The inner and outer layers 330, 320 are porous such that air and vapor can pass through the inner layer 330, through the arcuate slits 350 (when the slits are open) and through the outer layer 320 to vent gasses away from the wearer, and in the opposite direction to provide cooling air beneath the composite material. FIG. 15 shows the composite material 300 stretched laterally, i.e., left to right in FIG. 15. The slits 350 are in an open position due to the stretching of the fabric. FIG. 14 shows the composite material 300 in an unstretched configuration, wherein the slits 350 are substantially closed. It will be appreciated by comparing FIG. 15 with FIG. 14 that sequential flexing and unflexing (stretching and unstretching) of the composite material will produce the pumping action discussed above, to facilitate the passage of air through the composite material.

Although the slits of the preferred embodiment are semicircular (i.e., 180-270 degrees of a circular arc), any number of other shapes are possible, and contemplated herein. For example, slits producing elongate tab portions with curved free ends and hingedly attached back ends may be utilized.

While the preferred embodiment of the invention has been illustrated and described, it will be appreciated that various changes can be made therein without departing from the spirit and scope of the invention.

Patent Citations
Cited PatentFiling datePublication dateApplicantTitle
US2570182Jul 23, 1948Oct 9, 1951Us Rubber CoProcess of making cellular material
US2653601Nov 16, 1950Sep 29, 1953Morrison Elizabeth MGlove
US2976539 *Dec 8, 1953Mar 28, 1961Us Rubber CoCold weather clothing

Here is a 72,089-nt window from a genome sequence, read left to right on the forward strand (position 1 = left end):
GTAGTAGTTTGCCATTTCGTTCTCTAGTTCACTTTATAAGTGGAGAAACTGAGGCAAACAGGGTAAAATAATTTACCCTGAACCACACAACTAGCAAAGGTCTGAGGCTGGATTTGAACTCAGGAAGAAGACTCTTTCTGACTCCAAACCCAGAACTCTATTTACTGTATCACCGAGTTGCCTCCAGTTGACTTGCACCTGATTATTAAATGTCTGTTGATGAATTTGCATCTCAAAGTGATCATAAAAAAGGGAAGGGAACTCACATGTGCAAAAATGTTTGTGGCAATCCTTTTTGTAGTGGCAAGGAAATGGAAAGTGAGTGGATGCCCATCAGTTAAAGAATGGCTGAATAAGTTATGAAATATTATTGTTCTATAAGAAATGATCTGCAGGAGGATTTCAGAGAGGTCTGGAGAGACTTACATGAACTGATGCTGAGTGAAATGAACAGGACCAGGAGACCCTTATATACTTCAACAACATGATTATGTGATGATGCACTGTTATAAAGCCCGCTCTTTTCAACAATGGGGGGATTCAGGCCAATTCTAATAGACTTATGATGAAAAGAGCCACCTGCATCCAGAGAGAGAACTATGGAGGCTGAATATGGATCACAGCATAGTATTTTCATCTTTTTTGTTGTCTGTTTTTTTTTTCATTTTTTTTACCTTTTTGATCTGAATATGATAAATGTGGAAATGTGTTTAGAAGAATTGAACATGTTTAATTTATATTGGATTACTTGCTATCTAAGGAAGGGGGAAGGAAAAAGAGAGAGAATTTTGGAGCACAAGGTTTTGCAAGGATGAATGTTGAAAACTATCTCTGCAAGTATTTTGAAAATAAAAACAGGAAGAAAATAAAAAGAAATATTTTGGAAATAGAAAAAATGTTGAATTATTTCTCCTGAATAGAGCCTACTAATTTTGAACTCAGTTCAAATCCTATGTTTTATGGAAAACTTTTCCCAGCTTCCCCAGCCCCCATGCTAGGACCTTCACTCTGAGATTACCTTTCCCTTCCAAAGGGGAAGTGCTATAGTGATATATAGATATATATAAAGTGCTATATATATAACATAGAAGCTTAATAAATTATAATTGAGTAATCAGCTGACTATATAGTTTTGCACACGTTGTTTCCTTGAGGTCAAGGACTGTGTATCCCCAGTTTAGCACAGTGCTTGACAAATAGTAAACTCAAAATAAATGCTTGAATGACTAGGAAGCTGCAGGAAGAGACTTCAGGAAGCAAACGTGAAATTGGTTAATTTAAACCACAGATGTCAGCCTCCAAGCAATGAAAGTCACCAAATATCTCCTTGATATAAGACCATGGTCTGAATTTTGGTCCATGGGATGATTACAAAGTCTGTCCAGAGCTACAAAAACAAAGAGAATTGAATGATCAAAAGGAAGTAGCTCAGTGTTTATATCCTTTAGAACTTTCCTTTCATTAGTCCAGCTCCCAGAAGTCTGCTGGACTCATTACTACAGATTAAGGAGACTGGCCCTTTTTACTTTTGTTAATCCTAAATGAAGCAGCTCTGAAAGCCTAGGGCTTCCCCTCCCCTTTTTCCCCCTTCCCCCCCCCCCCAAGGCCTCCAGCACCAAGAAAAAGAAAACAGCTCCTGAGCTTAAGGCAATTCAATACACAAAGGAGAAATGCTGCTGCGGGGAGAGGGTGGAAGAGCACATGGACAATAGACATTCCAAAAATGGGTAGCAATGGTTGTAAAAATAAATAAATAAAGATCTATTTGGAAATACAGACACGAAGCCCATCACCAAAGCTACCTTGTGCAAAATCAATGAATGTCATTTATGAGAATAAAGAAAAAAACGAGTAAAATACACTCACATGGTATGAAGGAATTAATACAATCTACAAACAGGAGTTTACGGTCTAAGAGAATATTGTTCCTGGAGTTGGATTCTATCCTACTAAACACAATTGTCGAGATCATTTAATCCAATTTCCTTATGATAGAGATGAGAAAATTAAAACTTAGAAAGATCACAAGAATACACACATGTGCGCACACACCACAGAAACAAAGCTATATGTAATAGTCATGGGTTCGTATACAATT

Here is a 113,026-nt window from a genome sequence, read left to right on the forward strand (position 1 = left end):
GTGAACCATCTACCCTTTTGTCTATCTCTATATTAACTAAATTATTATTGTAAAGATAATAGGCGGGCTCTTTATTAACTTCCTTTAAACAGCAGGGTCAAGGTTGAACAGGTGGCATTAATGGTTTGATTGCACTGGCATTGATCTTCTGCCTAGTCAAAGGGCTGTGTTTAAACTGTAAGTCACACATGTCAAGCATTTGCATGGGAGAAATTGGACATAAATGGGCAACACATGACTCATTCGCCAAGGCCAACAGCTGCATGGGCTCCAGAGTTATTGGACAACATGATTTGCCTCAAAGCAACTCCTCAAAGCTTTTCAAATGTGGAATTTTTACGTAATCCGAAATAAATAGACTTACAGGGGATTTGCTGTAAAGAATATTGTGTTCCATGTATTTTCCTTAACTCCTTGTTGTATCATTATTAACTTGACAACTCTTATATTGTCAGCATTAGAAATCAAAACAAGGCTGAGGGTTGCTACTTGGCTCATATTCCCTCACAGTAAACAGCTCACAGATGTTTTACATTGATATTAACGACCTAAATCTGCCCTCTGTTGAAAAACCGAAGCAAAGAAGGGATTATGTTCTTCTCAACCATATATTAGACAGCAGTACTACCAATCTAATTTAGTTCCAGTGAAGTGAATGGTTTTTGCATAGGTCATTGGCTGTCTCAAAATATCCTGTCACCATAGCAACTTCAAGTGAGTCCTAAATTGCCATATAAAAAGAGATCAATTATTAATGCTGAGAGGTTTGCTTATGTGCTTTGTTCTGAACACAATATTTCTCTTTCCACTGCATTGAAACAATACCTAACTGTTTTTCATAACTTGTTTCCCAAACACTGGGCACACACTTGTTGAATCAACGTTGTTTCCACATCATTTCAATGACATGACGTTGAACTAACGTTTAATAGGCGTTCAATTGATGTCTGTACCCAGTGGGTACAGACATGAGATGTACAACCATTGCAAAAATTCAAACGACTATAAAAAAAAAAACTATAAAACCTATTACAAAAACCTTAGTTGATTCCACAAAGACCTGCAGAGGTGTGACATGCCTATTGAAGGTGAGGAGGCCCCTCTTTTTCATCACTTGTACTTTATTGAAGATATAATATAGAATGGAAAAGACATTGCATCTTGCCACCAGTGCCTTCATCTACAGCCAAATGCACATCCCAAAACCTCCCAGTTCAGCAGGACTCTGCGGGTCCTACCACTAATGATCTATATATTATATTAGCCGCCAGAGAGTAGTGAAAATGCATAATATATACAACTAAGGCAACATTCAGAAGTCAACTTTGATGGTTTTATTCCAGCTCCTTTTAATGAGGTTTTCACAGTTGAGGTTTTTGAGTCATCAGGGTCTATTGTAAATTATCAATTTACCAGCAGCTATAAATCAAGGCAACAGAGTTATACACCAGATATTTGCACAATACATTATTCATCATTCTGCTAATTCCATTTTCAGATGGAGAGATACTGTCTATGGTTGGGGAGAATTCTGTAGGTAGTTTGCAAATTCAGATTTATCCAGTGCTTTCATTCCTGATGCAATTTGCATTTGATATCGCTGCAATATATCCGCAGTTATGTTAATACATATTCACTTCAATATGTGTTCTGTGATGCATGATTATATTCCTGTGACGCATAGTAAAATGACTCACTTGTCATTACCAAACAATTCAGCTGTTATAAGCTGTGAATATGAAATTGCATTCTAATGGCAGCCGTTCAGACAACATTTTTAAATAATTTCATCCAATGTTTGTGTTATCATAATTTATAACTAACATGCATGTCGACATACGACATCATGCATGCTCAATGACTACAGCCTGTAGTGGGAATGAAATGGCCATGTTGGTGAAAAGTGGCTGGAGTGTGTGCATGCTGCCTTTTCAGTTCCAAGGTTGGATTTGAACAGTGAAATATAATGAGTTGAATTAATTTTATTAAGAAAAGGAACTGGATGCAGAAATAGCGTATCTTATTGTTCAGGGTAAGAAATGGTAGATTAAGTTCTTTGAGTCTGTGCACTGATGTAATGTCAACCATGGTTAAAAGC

US3092110Jul 3, 1962Jun 4, 1963Duensing Maurice WMuscular thermal support sheath
US3451232Apr 5, 1967Jun 24, 1969David BelzidskyKnitted protective article for wearing in a prosthesis or orthopedic appliance and method of making the same
US3600717Sep 26, 1969Aug 24, 1971Laura MckeehanDisposable stump sock
US3892239 *Nov 13, 1973Jul 1, 1975Remiro Jose Ma MassoQuinohydrothermic body covering element
US3990440Jun 16, 1975Nov 9, 1976Medical Specialties, Inc.Body protecting method
US3991424Jun 9, 1975Nov 16, 1976Ipos Gesellschaft Fur Integrierte Prothesenentwicklung Und Orthopadietechnischen Service M.B.H. & Co. K.G.Compression sheath for below knee amputated limbs
US4043058May 21, 1976Aug 23, 1977Brs, Inc.Athletic training shoe having foam core and apertured sole layers
US4084586Oct 13, 1976Apr 18, 1978Hettick Lon RTubular support for enclosing a body member
US4153054Nov 4, 1977May 8, 1979Alba-Waldensian, IncorporatedTubular surgical drape
US4272850 *May 25, 1979Jun 16, 1981W. H. Brine CompanyBody protective pads
US4294240 *Aug 17, 1979Oct 13, 1981Minnesota Mining And Manufacturing CompanyPerforated closed cell padding material
US4470411 *Feb 18, 1983Sep 11, 1984Principle PlasticsProtective boot for leg of horse
US4474573 *Feb 24, 1982Oct 2, 1984Detty Garnett EKnee sleeve
US4516572 *Mar 11, 1983May 14, 1985Schlein Allen PFor an immobilizing orthopedic cast
US4530440 *Aug 3, 1982Jul 23, 1985Buxdel Pty. LimitedContainer lid with temperature responsive vents
US4541426 *Apr 3, 1984Sep 17, 1985Smith & Nephew Associated Companies P.L.C.For application to lesions of the skin
US4690847Jun 26, 1986Sep 1, 1987Burlington Industries, Inc.Convoluted open cell foam layer in grid-like arrangement
US4832010 *Nov 12, 1987May 23, 1989Max LermanOrthopedic supports and material for making same
US5020164 *Dec 29, 1989Jun 4, 1991Joseph EdwardsInsulated stocking
US5114766 *Jul 13, 1990May 19, 1992Jacques Pierre JContainer provided with a multilayer cover with venting provisions and related method